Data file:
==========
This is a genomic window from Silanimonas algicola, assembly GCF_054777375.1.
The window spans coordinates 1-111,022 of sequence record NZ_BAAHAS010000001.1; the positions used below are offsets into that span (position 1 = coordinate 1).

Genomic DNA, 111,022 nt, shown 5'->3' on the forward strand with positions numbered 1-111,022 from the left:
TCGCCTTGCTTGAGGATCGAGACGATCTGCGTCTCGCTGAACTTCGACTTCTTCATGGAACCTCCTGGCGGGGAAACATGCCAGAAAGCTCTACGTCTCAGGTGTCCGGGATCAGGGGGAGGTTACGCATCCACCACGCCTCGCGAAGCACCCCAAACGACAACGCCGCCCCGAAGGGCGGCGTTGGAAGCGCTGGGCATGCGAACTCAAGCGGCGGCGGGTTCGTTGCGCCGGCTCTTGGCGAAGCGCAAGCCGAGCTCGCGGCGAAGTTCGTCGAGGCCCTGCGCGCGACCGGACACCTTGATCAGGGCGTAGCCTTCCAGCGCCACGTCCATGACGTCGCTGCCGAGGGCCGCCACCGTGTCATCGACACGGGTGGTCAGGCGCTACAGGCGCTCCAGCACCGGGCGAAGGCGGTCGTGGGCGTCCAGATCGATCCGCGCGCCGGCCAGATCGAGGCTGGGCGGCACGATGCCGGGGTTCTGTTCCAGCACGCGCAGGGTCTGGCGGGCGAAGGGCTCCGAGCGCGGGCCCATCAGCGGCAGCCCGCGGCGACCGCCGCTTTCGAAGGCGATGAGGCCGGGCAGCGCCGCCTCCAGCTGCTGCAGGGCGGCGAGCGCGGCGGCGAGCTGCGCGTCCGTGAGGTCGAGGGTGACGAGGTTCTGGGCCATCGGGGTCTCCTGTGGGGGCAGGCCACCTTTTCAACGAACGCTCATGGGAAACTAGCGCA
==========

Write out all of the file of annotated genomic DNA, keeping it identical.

This is a genomic window from Silanimonas algicola, assembly GCF_054777375.1.
The window spans coordinates 1-111,022 of sequence record NZ_BAAHAS010000001.1; the positions used below are offsets into that span (position 1 = coordinate 1).

Genomic DNA, 111,022 nt, shown 5'->3' on the forward strand with positions numbered 1-111,022 from the left:
TCGCCTTGCTTGAGGATCGAGACGATCTGCGTCTCGCTGAACTTCGACTTCTTCATGGAACCTCCTGGCGGGGAAACATGCCAGAAAGCTCTACGTCTCAGGTGTCCGGGATCAGGGGGAGGTTACGCATCCACCACGCCTCGCGAAGCACCCCAAACGACAACGCCGCCCCGAAGGGCGGCGTTGGAAGCGCTGGGCATGCGAACTCAAGCGGCGGCGGGTTCGTTGCGCCGGCTCTTGGCGAAGCGCAAGCCGAGCTCGCGGCGAAGTTCGTCGAGGCCCTGCGCGCGACCGGACACCTTGATCAGGGCGTAGCCTTCCAGCGCCACGTCCATGACGTCGCTGCCGAGGGCCGCCACCGTGTCATCGACACGGGTGGTCAGGCGCTACAGGCGCTCCAGCACCGGGCGAAGGCGGTCGTGGGCGTCCAGATCGATCCGCGCGCCGGCCAGATCGAGGCTGGGCGGCACGATGCCGGGGTTCTGTTCCAGCACGCGCAGGGTCTGGCGGGCGAAGGGCTCCGAGCGCGGGCCCATCAGCGGCAGCCCGCGGCGACCGCCGCTTTCGAAGGCGATGAGGCCGGGCAGCGCCGCCTCCAGCTGCTGCAGGGCGGCGAGCGCGGCGGCGAGCTGCGCGTCCGTGAGGTCGAGGGTGACGAGGTTCTGGGCCATCGGGGTCTCCTGTGGGGGCAGGCCACCTTTTCAACGAACGCTCATGGGAAACTAGCGCA